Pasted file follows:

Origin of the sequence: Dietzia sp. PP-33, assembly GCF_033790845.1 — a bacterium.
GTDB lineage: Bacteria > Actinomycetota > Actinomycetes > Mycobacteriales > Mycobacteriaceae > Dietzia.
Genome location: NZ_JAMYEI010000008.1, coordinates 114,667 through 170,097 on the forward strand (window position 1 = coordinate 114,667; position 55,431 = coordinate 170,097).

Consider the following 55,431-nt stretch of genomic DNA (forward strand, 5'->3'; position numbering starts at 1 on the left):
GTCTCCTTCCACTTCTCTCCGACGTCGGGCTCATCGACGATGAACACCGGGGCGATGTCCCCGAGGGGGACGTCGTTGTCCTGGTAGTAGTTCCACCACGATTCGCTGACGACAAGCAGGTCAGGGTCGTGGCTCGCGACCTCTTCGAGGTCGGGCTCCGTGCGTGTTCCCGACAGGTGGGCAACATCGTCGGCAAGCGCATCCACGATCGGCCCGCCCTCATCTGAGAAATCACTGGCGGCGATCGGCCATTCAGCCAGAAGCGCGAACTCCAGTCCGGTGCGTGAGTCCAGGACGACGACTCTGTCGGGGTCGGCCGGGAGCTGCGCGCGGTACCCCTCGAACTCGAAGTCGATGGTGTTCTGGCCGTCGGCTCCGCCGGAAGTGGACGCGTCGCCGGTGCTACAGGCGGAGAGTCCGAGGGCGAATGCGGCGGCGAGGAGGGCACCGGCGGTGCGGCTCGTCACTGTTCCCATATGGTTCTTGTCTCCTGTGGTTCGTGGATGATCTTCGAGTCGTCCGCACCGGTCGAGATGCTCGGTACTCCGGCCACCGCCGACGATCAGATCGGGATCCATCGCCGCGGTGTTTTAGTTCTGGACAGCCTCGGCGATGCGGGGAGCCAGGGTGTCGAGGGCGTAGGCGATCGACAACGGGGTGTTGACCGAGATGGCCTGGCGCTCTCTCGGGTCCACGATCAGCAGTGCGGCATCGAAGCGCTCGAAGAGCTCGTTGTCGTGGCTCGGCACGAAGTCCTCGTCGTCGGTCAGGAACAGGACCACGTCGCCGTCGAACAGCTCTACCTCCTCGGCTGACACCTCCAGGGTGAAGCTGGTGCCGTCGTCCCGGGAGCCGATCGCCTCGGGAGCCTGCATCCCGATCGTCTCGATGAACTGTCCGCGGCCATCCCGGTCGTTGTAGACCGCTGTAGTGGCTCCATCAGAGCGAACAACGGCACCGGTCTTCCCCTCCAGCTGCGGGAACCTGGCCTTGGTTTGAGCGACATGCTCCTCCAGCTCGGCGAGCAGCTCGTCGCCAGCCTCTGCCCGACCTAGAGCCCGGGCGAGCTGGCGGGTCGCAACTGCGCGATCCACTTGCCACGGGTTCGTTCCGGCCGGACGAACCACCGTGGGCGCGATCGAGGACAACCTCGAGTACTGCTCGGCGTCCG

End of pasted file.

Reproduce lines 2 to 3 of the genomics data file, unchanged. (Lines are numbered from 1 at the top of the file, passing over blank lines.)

GTDB lineage: Bacteria > Actinomycetota > Actinomycetes > Mycobacteriales > Mycobacteriaceae > Dietzia.
Genome location: NZ_JAMYEI010000008.1, coordinates 114,667 through 170,097 on the forward strand (window position 1 = coordinate 114,667; position 55,431 = coordinate 170,097).